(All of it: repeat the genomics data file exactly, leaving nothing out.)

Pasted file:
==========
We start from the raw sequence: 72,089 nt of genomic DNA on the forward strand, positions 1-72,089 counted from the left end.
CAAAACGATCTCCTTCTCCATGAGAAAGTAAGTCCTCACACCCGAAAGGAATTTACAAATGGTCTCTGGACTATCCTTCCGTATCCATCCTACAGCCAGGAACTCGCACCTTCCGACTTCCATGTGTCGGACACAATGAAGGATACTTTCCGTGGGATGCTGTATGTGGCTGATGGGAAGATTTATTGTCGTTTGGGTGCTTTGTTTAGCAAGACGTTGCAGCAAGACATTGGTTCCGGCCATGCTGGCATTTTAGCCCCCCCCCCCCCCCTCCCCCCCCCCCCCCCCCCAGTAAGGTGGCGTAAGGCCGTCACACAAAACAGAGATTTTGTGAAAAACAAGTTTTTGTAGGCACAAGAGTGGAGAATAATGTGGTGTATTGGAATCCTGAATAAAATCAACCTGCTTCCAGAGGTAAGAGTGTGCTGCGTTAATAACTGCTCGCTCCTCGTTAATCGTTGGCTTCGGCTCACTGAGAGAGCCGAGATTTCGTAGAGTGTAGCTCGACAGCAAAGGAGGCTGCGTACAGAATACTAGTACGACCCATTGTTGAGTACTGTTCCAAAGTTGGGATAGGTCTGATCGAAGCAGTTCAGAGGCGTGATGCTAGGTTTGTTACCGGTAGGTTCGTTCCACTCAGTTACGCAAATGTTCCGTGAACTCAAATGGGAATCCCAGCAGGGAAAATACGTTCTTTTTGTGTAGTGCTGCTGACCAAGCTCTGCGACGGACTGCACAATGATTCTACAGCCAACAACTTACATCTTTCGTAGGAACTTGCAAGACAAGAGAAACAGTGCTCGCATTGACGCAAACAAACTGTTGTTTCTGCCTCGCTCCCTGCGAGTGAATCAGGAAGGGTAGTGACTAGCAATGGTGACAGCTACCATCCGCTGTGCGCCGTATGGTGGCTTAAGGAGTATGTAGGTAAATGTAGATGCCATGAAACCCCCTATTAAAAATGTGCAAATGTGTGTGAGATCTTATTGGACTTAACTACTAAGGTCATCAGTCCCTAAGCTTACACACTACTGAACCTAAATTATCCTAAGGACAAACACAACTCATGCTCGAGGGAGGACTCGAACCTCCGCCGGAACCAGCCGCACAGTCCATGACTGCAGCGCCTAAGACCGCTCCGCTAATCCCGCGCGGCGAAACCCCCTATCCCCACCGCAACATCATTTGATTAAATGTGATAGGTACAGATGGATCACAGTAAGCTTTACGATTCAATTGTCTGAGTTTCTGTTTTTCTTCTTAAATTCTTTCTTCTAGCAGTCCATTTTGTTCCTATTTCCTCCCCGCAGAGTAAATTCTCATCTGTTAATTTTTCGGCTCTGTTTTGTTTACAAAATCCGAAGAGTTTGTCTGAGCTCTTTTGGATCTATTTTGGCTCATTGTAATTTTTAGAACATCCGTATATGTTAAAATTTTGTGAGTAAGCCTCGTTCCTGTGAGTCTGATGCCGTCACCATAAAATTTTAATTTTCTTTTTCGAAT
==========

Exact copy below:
We start from the raw sequence: 72,089 nt of genomic DNA on the forward strand, positions 1-72,089 counted from the left end.
CAAAACGATCTCCTTCTCCATGAGAAAGTAAGTCCTCACACCCGAAAGGAATTTACAAATGGTCTCTGGACTATCCTTCCGTATCCATCCTACAGCCAGGAACTCGCACCTTCCGACTTCCATGTGTCGGACACAATGAAGGATACTTTCCGTGGGATGCTGTATGTGGCTGATGGGAAGATTTATTGTCGTTTGGGTGCTTTGTTTAGCAAGACGTTGCAGCAAGACATTGGTTCCGGCCATGCTGGCATTTTAGCCCCCCCCCCCCCCCTCCCCCCCCCCCCCCCCCCAGTAAGGTGGCGTAAGGCCGTCACACAAAACAGAGATTTTGTGAAAAACAAGTTTTTGTAGGCACAAGAGTGGAGAATAATGTGGTGTATTGGAATCCTGAATAAAATCAACCTGCTTCCAGAGGTAAGAGTGTGCTGCGTTAATAACTGCTCGCTCCTCGTTAATCGTTGGCTTCGGCTCACTGAGAGAGCCGAGATTTCGTAGAGTGTAGCTCGACAGCAAAGGAGGCTGCGTACAGAATACTAGTACGACCCATTGTTGAGTACTGTTCCAAAGTTGGGATAGGTCTGATCGAAGCAGTTCAGAGGCGTGATGCTAGGTTTGTTACCGGTAGGTTCGTTCCACTCAGTTACGCAAATGTTCCGTGAACTCAAATGGGAATCCCAGCAGGGAAAATACGTTCTTTTTGTGTAGTGCTGCTGACCAAGCTCTGCGACGGACTGCACAATGATTCTACAGCCAACAACTTACATCTTTCGTAGGAACTTGCAAGACAAGAGAAACAGTGCTCGCATTGACGCAAACAAACTGTTGTTTCTGCCTCGCTCCCTGCGAGTGAATCAGGAAGGGTAGTGACTAGCAATGGTGACAGCTACCATCCGCTGTGCGCCGTATGGTGGCTTAAGGAGTATGTAGGTAAATGTAGATGCCATGAAACCCCCTATTAAAAATGTGCAAATGTGTGTGAGATCTTATTGGACTTAACTACTAAGGTCATCAGTCCCTAAGCTTACACACTACTGAACCTAAATTATCCTAAGGACAAACACAACTCATGCTCGAGGGAGGACTCGAACCTCCGCCGGAACCAGCCGCACAGTCCATGACTGCAGCGCCTAAGACCGCTCCGCTAATCCCGCGCGGCGAAACCCCCTATCCCCACCGCAACATCATTTGATTAAATGTGATAGGTACAGATGGATCACAGTAAGCTTTACGATTCAATTGTCTGAGTTTCTGTTTTTCTTCTTAAATTCTTTCTTCTAGCAGTCCATTTTGTTCCTATTTCCTCCCCGCAGAGTAAATTCTCATCTGTTAATTTTTCGGCTCTGTTTTGTTTACAAAATCCGAAGAGTTTGTCTGAGCTCTTTTGGATCTATTTTGGCTCATTGTAATTTTTAGAACATCCGTATATGTTAAAATTTTGTGAGTAAGCCTCGTTCCTGTGAGTCTGATGCCGTCACCATAAAATTTTAATTTTCTTTTTCGAAT